Council on Foreign Relations President Richard Haass has just published an article in Time magazine (also available here) that challenges many of the comfortable nostrums guiding U.S. foreign policy for at least the last twenty years. He scores a 9 out of 10 in his analysis of what is wrong: we have an inordinate fear of things that shouldn’t be that frightening; we have a misplaced faith in our ability to fix nettlesome problems in distant lands; and we repeatedly stumble into costly and counterproductive wars that we should generally avoid.
Haass then proposes a new doctrine to “help establish priorities and steer the allocation of resources” and “that fits the U.S.‘s circumstances.”
It is one that judges the world to be relatively nonthreatening and makes the most of this situation. The goal would be to rebalance the resources devoted to domestic challenges, as opposed to international ones, in favor of the former. Doing so would not only address critical domestic needs but also rebuild the foundation of this country’s strength so it would be in a better position to stave off potential strategic challengers or be better prepared should they emerge all the same.
So far, so good. The problem, however, is not what Haass proposes to do — refocus America’s attention and resources at home, what he calls “restoration” — but rather how he proposes to do it. For all his wisdom in defying the Washington foreign policy consensus, he betrays a typical Washington‐centric approach by suggesting that the federal government must take the lead “in restoring this country’s strength and replenishing its resources — economic, human and physical government.”
Restoration is not just about acting more discriminating abroad; it is even more about doing the right things at home. The principal focus would be on restoring the fiscal foundations of American power.
Reducing discretionary domestic spending would constitute one piece of any fiscal plan. But cuts need to be smart: domestic spending is desirable when it is an investment in the U.S.‘s human and physical future and competitiveness.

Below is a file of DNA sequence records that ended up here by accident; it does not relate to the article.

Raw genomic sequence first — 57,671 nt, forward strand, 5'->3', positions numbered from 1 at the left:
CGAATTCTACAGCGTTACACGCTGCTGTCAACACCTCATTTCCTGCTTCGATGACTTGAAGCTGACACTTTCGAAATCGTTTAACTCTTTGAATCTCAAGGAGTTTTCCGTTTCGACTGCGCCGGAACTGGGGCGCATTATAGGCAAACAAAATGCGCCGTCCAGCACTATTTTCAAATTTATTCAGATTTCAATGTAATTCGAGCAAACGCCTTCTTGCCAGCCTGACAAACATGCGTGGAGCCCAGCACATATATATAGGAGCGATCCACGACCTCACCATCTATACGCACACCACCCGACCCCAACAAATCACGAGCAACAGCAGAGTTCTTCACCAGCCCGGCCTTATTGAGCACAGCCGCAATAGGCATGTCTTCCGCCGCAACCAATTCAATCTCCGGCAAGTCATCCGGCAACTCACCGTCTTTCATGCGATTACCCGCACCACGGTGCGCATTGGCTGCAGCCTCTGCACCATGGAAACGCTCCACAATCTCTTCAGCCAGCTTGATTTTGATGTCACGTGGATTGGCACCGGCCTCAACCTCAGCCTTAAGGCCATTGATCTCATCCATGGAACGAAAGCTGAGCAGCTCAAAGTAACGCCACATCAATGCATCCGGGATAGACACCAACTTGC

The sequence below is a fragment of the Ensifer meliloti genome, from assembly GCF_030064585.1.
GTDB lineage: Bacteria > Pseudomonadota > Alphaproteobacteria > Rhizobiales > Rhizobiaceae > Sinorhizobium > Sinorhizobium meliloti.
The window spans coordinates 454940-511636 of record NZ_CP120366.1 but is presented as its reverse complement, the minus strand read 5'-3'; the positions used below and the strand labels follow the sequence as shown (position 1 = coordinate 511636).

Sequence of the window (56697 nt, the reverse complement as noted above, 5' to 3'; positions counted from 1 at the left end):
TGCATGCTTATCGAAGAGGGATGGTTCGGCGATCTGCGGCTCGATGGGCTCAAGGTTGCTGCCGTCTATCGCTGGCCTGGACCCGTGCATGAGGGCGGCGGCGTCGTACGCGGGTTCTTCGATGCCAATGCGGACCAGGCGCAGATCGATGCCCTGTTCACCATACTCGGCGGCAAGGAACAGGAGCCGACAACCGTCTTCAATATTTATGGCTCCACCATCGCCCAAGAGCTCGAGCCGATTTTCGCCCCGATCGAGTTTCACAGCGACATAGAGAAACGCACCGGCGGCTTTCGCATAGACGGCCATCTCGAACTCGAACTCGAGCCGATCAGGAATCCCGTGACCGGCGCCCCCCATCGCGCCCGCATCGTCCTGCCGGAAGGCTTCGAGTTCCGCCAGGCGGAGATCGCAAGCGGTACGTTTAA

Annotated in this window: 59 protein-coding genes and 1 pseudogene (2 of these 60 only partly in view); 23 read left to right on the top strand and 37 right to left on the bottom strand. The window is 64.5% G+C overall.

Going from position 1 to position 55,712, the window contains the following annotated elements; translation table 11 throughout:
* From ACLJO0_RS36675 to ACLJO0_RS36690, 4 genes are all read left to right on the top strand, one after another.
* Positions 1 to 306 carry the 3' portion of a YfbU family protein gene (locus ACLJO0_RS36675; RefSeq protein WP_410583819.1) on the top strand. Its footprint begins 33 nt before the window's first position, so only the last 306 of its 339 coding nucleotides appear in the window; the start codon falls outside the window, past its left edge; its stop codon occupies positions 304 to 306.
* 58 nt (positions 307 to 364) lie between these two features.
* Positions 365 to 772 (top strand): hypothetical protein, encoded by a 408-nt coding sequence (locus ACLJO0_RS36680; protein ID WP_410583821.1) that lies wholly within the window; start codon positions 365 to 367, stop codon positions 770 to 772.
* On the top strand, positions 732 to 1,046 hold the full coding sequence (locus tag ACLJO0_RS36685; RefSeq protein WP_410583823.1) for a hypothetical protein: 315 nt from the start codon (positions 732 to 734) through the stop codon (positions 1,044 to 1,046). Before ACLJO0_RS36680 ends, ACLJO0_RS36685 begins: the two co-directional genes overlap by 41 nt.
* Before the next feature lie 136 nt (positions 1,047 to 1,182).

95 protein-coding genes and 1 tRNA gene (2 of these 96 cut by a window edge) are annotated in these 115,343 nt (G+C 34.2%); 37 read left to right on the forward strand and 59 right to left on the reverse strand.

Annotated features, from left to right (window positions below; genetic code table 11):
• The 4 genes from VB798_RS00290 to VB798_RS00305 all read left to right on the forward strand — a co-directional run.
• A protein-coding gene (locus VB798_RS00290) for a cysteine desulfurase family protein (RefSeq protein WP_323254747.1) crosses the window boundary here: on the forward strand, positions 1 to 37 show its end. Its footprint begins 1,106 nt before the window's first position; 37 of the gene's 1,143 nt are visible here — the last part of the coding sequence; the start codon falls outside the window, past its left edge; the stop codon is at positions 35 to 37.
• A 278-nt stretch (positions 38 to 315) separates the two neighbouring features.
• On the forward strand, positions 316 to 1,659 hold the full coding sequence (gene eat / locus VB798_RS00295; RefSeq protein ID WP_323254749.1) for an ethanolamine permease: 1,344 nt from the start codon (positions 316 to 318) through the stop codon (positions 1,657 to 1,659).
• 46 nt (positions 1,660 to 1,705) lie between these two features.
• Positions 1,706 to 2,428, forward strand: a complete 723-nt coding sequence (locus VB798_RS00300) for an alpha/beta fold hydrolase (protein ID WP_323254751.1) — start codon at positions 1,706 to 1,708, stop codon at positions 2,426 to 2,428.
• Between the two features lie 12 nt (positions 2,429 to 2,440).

In other words, the money we save by not waging foolish wars abroad would be redirected to other government projects. Thus, he calls for more federal spending for higher education, despite the fact that such spending has exploded over the past three decades, and has coincided with an equally dramatic rise in tuition — often three to four times the rate of inflation. (H/T N.M.) Haass likewise calls for more money to public transportation, despite the fact that federal support for Amtrak, for example, amounts to a massive subsidy paid from non‐riders to the often relatively well‐to‐do. Similar facts prevail in other government‐subsidized transit systems.
Haass is also wrong to perpetuate the myth that we are dependent on Middle East oil. We’re not. The Middle Easterners are dependent upon selling it. We have alternatives to buying their oil, and we don’t need government to force us to exercise them.
Here’s a different approach to restoring America’s strength at home: we should stop asking our brave men and women in uniform to be the world’s policemen; refocus a smaller, less expensive military on a few core missions that are vital to U.S. security; and give every American family a tax cut. If we spent what the average British or French citizen devotes to national security, that could amount to more than $6,000 a year for the average family of four. The savings would be even greater if we matched what Germans and Japanese spend. Every American family could then choose how to spend or invest their money (e.g. Save for college. Pay for bus/train fare. Buy a more fuel‐efficient car, etc).
There is already considerable support for cutting the Pentagon’s budget, and I think there would be even more if people believed that these savings would not merely be diverted elsewhere within the federal government. Richard Haass has made an important and timely contribution to the debate over the future of U.S. foreign policy, and I generally concur with his assessment. But he and others should demonstrate the tangible benefits that would flow to the average American from a more prudent, restrained foreign policy. I think that fewer dumb wars and more money in our pockets is a pretty compelling case.